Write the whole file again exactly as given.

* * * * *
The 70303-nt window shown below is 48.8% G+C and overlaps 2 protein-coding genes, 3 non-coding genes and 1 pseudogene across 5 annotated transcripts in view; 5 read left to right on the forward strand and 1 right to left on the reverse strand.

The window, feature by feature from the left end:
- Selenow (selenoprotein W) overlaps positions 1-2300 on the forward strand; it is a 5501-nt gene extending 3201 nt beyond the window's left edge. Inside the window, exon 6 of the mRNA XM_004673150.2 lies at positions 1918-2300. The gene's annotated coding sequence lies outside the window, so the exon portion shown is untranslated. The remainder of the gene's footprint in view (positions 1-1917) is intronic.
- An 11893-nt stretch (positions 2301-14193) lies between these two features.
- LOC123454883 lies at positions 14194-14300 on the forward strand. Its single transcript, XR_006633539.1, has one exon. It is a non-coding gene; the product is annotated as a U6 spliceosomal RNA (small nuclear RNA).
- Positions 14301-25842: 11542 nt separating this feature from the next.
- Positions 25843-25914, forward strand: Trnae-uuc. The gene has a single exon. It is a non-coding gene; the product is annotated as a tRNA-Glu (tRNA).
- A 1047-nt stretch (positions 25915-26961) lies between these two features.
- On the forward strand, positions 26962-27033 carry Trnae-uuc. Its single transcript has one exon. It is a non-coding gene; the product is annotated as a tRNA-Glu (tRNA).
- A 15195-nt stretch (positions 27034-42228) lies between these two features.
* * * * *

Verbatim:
The 70303-nt window shown below is 48.8% G+C and overlaps 2 protein-coding genes, 3 non-coding genes and 1 pseudogene across 5 annotated transcripts in view; 5 read left to right on the forward strand and 1 right to left on the reverse strand.

The window, feature by feature from the left end:
- Selenow (selenoprotein W) overlaps positions 1-2300 on the forward strand; it is a 5501-nt gene extending 3201 nt beyond the window's left edge. Inside the window, exon 6 of the mRNA XM_004673150.2 lies at positions 1918-2300. The gene's annotated coding sequence lies outside the window, so the exon portion shown is untranslated. The remainder of the gene's footprint in view (positions 1-1917) is intronic.
- An 11893-nt stretch (positions 2301-14193) lies between these two features.
- LOC123454883 lies at positions 14194-14300 on the forward strand. Its single transcript, XR_006633539.1, has one exon. It is a non-coding gene; the product is annotated as a U6 spliceosomal RNA (small nuclear RNA).
- Positions 14301-25842: 11542 nt separating this feature from the next.
- Positions 25843-25914, forward strand: Trnae-uuc. The gene has a single exon. It is a non-coding gene; the product is annotated as a tRNA-Glu (tRNA).
- A 1047-nt stretch (positions 25915-26961) lies between these two features.
- On the forward strand, positions 26962-27033 carry Trnae-uuc. Its single transcript has one exon. It is a non-coding gene; the product is annotated as a tRNA-Glu (tRNA).
- A 15195-nt stretch (positions 27034-42228) lies between these two features.